Items that need to be managed carefully when working with Indirect Channels
After having discussed several advantageous points a channel partner can bring to both the customers and Suppliers we need to point out some disadvantages that need to be considered and managed.
Filtered Market Information
Because the Supplier out-source selling and servicing to the channel partner, the Supplier does not get first hand information from the customer. What he gets is ‘filtered’ information, information that is ‘adjusted’ to contain as well the needs of the distributor or dealer.
This can be overcome partially by mutual customer visits, following the outcome of public tenders, studying independent market data, etc. but always remains a factor. The bigger and important the market is for a Supplier, the more direct resources he will need to employ to keep a good understanding of the customer needs.
A second consideration when working with partners is possible conflicting strategies. While the Supplier’s targets are clearly to be profitable andto maximize the reach (penetration) in available segments, a distributor might want to maximize its profit only. He might make more profit with complementary products or services and therefore not promote the Supplier’s range optimally. Or he might only go for the most profitable segment of the market.
When a Supplier wants to deploy a new product for new market segments, a new way of offering its products and services (e.g. care-cycle approach) or simply launch a marketing campaign it may do so ‘by command’ in all areas where it operates directly. It is more difficult to convince channel partners to make additional investment into e.g. marketing activities or even adding additional resources to serve new market segments in new ways. Channel partners need to be convinced that a new way of working is beneficial for them and that the return of investment will be fast enough. At the same time (see flexibility) sometimes the Supplier can start cooperative activities faster with channel partners because – once convinced – they have less administrative hurdles to overcome. Examples for such activities would be to offer promotional discount to distributors to pay for additional marketing activities.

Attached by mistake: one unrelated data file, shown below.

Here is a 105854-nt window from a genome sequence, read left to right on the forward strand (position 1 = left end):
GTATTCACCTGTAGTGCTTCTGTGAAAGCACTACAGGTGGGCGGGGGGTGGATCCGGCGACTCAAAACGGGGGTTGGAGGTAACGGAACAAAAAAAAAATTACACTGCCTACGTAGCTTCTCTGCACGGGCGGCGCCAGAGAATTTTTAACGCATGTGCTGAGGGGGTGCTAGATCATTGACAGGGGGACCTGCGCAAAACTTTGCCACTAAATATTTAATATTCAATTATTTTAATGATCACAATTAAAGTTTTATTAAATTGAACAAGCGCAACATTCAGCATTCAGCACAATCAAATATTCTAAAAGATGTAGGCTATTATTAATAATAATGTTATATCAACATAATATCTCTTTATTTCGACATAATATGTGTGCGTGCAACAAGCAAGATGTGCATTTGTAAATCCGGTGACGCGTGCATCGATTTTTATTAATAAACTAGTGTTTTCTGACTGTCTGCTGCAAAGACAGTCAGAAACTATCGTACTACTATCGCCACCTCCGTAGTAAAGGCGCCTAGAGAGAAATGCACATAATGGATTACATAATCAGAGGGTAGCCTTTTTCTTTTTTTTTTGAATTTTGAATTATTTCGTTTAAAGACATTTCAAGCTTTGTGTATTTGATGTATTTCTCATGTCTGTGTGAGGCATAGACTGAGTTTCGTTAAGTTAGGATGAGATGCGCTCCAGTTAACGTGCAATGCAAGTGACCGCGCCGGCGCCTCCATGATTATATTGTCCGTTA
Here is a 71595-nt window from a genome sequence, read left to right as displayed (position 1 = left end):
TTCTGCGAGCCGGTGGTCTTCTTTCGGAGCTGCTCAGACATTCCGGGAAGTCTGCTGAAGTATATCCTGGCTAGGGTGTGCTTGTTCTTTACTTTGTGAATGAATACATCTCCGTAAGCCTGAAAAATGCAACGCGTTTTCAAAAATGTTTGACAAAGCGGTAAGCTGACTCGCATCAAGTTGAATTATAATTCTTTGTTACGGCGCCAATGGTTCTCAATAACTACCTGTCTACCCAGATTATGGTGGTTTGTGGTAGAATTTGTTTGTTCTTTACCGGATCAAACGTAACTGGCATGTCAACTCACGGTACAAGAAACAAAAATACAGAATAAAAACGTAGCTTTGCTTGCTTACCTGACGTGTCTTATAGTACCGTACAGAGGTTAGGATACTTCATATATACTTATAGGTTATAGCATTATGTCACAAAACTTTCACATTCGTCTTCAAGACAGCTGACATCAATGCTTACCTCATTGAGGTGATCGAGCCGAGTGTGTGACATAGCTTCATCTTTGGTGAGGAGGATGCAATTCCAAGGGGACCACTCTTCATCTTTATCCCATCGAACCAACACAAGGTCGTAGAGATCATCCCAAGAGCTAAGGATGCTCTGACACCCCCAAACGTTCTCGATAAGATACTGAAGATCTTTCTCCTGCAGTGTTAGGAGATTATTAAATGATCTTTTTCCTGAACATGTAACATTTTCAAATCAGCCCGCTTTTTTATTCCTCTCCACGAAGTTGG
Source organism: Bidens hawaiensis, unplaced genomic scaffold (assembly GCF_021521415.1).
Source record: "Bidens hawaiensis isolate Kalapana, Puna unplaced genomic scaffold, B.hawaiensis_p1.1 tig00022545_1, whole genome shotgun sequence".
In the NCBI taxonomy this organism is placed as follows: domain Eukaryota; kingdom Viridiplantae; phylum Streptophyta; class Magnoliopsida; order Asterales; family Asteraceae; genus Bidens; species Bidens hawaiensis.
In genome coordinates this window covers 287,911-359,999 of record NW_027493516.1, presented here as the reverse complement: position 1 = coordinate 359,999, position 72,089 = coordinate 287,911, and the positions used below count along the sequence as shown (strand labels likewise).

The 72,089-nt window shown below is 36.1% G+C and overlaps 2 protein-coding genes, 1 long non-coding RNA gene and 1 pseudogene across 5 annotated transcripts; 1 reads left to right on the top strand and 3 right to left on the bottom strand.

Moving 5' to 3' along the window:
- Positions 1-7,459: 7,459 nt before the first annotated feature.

After having looked to the major benefits of having indirect channel partners and the items that need to be considered when working with such channel partners we conclude that the choice of the G2M model always has to been seen in direct relation to the market conditions and customer needs. There is no ‘one size fits all’ strategy. The smaller and more volatile a market is the more the explained benefits of indirect channels come into play.
Without going into details, the diagram below explains certain preferences, depending on two parameters only: market size and market stability/maturity. Of course, in reality many more aspects need to be considered, among them e.g. historical development and existing channels, costs of switching channels, cost of setting up a new channel, synergies across business lines, account management etc.
It is to be noted that each business line of a Supplier should look at its offering and the market conditions independently first to identify the optimal G2M model. Only after such independent considerations the total Supplier’s set-up in a given market needs to be taken into considerations to evaluate the synergies that can be found across the various Supplier’s business lines.
This document has been written to ‘set the scene’ for channel discussions amongst people with a back ground mainly in direct organizations. We have developed a 2 ½ days training program called “The Distributor Manager’s Academy” that covers many more aspects of channel management. This training and consultancy on G2M choices is available on demand.